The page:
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What Are Complete Proteins?

Complete proteins contain all of your essential amino acids

Fried eggs sunny side up, ham and arugula

You’ve got a lot on your plate when it comes to maintaining a healthy diet. You know it’s important to watch your sugar intake, get enough vitamins and limit processed food. Do you really need to stress about whether you’re eating complete proteins on top of it?

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If you’re eating a versatile, healthy diet, the short answer is: Probably not.

But protein is important. Our bodies need protein to form muscle, transport nutrients, and build and repair tissue. So, it’s critical you get enough. But whether it comes from complete sources or incomplete sources isn’t as big of a deal, as long as you’re eating a range of protein-filled foods.

And eating a wide variety of proteins can help ensure you’re getting all the cell-building power you need, notes registered dietitian Gillian Culbertson, RD.

Culbertson breaks down what a complete protein is and how to make sure you can get your fill of protein from a range of foods.

Complete proteins vs. incomplete proteins

Let’s start at the beginning, with the building blocks of protein: amino acids. Amino acids are organic compounds that your body uses to make proteins. Proteins are essentially a chain of amino acids.

There are 20 different amino acids your body needs, and they each have different functions. For example, the amino acid histidine helps make histamine, which plays a big role in your body’s immune system. The amino acid valine is involved in muscle growth, tissue regeneration and energy production. Tryptophan makes the brain chemical serotonin, which regulates your mood, appetite and sleep.

You get the point. Amino acids make many of our body’s daily functions run smoothly.

Eleven of the 20 amino acids our bodies need are actually produced by your body all by itself, so we don’t need to worry about getting them from our diet. Those are called nonessential amino acids.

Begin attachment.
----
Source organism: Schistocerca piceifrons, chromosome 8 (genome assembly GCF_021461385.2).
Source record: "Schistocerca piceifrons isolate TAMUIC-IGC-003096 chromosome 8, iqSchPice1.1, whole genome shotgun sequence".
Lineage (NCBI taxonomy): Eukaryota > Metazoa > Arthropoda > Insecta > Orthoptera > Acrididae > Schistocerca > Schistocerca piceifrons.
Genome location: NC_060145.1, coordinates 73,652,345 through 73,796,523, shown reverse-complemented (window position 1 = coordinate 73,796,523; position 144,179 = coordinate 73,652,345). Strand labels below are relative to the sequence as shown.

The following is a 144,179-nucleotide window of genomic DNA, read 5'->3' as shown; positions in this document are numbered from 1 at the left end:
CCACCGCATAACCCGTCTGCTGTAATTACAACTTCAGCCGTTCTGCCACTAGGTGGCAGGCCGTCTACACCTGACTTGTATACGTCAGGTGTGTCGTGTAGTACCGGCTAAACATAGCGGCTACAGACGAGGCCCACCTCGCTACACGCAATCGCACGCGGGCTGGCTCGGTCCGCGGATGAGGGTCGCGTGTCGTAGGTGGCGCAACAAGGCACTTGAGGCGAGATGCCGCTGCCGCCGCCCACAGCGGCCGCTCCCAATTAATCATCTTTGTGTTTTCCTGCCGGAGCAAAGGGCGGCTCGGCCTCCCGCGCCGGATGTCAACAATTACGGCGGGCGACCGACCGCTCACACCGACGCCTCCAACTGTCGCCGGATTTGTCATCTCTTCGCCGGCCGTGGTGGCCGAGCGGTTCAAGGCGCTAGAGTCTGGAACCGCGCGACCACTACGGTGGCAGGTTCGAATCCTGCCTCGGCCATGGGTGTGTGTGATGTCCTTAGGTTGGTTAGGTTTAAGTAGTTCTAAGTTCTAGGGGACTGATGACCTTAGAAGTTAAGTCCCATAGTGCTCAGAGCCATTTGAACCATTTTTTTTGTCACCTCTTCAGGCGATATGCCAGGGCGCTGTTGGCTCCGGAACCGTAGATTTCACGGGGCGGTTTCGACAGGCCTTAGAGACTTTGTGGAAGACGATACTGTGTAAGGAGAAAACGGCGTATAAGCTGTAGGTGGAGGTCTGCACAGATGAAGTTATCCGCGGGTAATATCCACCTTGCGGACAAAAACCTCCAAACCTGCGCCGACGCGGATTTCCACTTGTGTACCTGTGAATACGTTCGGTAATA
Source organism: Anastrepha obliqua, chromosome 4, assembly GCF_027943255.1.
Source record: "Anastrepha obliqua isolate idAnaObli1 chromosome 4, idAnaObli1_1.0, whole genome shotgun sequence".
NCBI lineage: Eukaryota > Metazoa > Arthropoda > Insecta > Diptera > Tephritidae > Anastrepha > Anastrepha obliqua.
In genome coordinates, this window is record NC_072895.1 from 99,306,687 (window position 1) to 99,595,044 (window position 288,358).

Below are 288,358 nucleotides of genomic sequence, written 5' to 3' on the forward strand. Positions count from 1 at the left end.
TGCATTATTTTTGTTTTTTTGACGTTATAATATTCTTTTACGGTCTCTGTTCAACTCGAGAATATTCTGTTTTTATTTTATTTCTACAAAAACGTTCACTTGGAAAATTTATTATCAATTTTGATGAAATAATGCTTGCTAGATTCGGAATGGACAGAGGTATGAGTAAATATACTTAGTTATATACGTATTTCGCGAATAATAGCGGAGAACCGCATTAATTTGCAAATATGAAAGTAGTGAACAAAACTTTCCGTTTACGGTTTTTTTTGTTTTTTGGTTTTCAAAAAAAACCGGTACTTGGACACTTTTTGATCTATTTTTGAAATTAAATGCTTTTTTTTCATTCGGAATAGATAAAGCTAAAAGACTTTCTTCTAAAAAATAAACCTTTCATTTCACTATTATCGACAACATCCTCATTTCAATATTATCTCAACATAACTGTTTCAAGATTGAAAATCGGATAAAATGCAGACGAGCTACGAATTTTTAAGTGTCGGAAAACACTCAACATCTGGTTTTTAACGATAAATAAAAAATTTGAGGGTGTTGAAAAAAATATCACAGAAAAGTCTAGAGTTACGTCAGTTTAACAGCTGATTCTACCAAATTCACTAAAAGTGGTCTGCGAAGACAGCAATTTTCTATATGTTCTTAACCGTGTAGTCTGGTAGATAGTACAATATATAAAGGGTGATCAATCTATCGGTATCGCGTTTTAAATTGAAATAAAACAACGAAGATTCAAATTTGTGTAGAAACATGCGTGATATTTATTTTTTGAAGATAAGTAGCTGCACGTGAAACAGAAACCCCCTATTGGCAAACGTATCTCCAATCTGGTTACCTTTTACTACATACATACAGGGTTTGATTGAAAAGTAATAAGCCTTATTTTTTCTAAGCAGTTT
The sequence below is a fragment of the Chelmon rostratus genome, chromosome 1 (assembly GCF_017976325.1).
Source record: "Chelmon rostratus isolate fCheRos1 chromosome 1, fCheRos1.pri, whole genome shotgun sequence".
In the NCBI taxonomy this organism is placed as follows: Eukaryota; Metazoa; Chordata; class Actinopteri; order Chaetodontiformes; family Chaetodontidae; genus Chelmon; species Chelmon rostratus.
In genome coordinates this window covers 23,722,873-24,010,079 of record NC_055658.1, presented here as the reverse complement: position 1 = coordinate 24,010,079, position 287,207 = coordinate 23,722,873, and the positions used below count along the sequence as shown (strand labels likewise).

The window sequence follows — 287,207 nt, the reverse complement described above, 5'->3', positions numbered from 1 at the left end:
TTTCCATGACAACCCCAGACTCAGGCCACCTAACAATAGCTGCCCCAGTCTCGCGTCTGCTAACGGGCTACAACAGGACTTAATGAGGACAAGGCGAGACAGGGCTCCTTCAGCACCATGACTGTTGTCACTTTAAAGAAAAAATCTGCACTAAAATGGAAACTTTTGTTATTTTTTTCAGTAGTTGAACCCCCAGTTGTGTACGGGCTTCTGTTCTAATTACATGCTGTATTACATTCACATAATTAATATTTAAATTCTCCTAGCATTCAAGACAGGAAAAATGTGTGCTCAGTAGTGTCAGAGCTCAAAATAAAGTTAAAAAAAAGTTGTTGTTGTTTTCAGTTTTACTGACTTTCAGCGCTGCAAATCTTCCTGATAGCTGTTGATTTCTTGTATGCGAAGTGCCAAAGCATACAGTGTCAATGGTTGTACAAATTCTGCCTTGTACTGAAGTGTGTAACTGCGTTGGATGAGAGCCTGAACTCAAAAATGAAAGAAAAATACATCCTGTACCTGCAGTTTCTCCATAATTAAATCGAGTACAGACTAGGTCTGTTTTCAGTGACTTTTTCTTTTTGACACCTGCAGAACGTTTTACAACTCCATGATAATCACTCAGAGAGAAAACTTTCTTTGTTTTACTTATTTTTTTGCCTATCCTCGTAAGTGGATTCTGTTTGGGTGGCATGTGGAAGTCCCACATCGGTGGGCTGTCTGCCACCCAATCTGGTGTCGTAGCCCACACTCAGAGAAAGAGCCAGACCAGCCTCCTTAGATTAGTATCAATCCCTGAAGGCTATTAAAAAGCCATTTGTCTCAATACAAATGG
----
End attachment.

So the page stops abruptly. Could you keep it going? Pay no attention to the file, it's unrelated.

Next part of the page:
The other nine — the so-called essential amino acids — we get through food.

A food is considered a complete protein when it contains all nine essential amino acids that our body can’t produce on its own. By comparison, incomplete proteins contain some, but not all, of the essential amino acids, and in various amounts.

Now, the words “complete protein” and “incomplete protein,” would lead you to believe that “complete” is good and “incomplete” is in some way lacking. And while it’s true that incomplete proteins don’t individually contain all nine essential amino acids, they each bring a little something to the table. So, a healthy combination of incomplete proteins can get you your complete fill of protein.

Examples of complete proteins

Complete proteins contain all nine essential amino acids in consistent amounts. Complete protein sources include things like:

  • Fish.
  • Poultry.
  • Eggs.
  • Beef.
  • Pork.
  • Dairy.
  • Whole sources of soy (like tofu, edamame, tempeh and miso).

Examples of incomplete proteins

While many of the complete proteins are meat-based, incomplete proteins are more vegetarian- and vegan-friendly. They include:

  • Legumes (beans, peas, lentils).